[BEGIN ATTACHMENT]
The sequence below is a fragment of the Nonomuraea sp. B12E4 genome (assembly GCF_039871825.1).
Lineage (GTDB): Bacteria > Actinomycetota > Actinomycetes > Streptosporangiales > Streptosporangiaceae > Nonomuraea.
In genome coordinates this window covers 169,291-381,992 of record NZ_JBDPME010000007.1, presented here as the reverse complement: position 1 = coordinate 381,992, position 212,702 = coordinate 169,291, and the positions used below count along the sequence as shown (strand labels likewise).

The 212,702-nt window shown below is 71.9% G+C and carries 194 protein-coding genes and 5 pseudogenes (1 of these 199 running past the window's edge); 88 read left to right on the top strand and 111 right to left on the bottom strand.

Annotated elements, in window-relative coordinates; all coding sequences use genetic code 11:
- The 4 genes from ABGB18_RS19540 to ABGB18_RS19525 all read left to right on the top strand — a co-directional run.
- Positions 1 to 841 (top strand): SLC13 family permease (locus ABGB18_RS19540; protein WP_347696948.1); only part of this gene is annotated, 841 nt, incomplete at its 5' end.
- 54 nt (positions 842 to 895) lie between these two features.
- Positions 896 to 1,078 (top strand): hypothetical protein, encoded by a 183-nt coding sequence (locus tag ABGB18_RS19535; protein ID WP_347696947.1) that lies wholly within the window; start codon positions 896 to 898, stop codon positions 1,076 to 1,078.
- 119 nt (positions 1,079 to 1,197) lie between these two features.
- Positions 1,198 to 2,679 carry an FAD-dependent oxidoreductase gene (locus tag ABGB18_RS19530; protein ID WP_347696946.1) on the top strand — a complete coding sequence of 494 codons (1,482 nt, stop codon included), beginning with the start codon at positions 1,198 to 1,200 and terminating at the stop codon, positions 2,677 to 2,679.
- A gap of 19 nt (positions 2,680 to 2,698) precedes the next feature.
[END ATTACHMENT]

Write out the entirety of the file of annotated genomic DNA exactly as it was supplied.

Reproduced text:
The sequence below is a fragment of the Nonomuraea sp. B12E4 genome (assembly GCF_039871825.1).
Lineage (GTDB): Bacteria > Actinomycetota > Actinomycetes > Streptosporangiales > Streptosporangiaceae > Nonomuraea.
In genome coordinates this window covers 169,291-381,992 of record NZ_JBDPME010000007.1, presented here as the reverse complement: position 1 = coordinate 381,992, position 212,702 = coordinate 169,291, and the positions used below count along the sequence as shown (strand labels likewise).

The 212,702-nt window shown below is 71.9% G+C and carries 194 protein-coding genes and 5 pseudogenes (1 of these 199 running past the window's edge); 88 read left to right on the top strand and 111 right to left on the bottom strand.

Annotated elements, in window-relative coordinates; all coding sequences use genetic code 11:
- The 4 genes from ABGB18_RS19540 to ABGB18_RS19525 all read left to right on the top strand — a co-directional run.
- Positions 1 to 841 (top strand): SLC13 family permease (locus ABGB18_RS19540; protein WP_347696948.1); only part of this gene is annotated, 841 nt, incomplete at its 5' end.
- 54 nt (positions 842 to 895) lie between these two features.
- Positions 896 to 1,078 (top strand): hypothetical protein, encoded by a 183-nt coding sequence (locus tag ABGB18_RS19535; protein ID WP_347696947.1) that lies wholly within the window; start codon positions 896 to 898, stop codon positions 1,076 to 1,078.
- 119 nt (positions 1,079 to 1,197) lie between these two features.
- Positions 1,198 to 2,679 carry an FAD-dependent oxidoreductase gene (locus tag ABGB18_RS19530; protein ID WP_347696946.1) on the top strand — a complete coding sequence of 494 codons (1,482 nt, stop codon included), beginning with the start codon at positions 1,198 to 1,200 and terminating at the stop codon, positions 2,677 to 2,679.
- A gap of 19 nt (positions 2,680 to 2,698) precedes the next feature.